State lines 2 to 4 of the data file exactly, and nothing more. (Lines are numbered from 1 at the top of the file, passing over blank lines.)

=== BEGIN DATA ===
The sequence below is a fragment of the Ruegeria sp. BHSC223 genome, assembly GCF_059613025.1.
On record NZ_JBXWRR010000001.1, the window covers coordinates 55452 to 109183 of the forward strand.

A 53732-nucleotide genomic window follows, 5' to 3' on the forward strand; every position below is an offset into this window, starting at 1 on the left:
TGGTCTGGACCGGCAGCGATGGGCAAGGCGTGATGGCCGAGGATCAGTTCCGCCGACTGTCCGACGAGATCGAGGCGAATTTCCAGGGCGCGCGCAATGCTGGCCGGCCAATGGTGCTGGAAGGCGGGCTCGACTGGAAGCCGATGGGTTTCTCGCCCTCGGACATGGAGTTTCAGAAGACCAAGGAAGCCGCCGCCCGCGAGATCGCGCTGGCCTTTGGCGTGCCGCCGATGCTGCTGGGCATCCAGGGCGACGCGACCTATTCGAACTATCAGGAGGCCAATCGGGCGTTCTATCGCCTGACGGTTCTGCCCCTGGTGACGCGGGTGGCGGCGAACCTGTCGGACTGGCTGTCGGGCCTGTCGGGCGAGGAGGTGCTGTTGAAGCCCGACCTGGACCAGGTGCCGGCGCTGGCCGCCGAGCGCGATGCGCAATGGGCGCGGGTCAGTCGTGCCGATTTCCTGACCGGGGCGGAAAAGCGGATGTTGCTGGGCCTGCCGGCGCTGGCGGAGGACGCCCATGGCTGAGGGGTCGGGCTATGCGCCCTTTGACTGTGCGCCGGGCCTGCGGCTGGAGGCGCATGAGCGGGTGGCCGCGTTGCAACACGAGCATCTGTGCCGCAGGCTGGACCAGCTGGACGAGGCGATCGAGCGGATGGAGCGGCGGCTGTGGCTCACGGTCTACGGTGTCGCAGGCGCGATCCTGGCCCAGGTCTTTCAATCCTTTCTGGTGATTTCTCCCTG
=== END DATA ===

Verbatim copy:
On record NZ_JBXWRR010000001.1, the window covers coordinates 55452 to 109183 of the forward strand.

A 53732-nucleotide genomic window follows, 5' to 3' on the forward strand; every position below is an offset into this window, starting at 1 on the left:
TGGTCTGGACCGGCAGCGATGGGCAAGGCGTGATGGCCGAGGATCAGTTCCGCCGACTGTCCGACGAGATCGAGGCGAATTTCCAGGGCGCGCGCAATGCTGGCCGGCCAATGGTGCTGGAAGGCGGGCTCGACTGGAAGCCGATGGGTTTCTCGCCCTCGGACATGGAGTTTCAGAAGACCAAGGAAGCCGCCGCCCGCGAGATCGCGCTGGCCTTTGGCGTGCCGCCGATGCTGCTGGGCATCCAGGGCGACGCGACCTATTCGAACTATCAGGAGGCCAATCGGGCGTTCTATCGCCTGACGGTTCTGCCCCTGGTGACGCGGGTGGCGGCGAACCTGTCGGACTGGCTGTCGGGCCTGTCGGGCGAGGAGGTGCTGTTGAAGCCCGACCTGGACCAGGTGCCGGCGCTGGCCGCCGAGCGCGATGCGCAATGGGCGCGGGTCAGTCGTGCCGATTTCCTGACCGGGGCGGAAAAGCGGATGTTGCTGGGCCTGCCGGCGCTGGCGGAGGACGCCCATGGCTGAGGGGTCGGGCTATGCGCCCTTTGACTGTGCGCCGGGCCTGCGGCTGGAGGCGCATGAGCGGGTGGCCGCGTTGCAACACGAGCATCTGTGCCGCAGGCTGGACCAGCTGGACGAGGCGATCGAGCGGATGGAGCGGCGGCTGTGGCTCACGGTCTACGGTGTCGCAGGCGCGATCCTGGCCCAGGTCTTTCAATCCTTTCTGGTGATTTCTCCCTG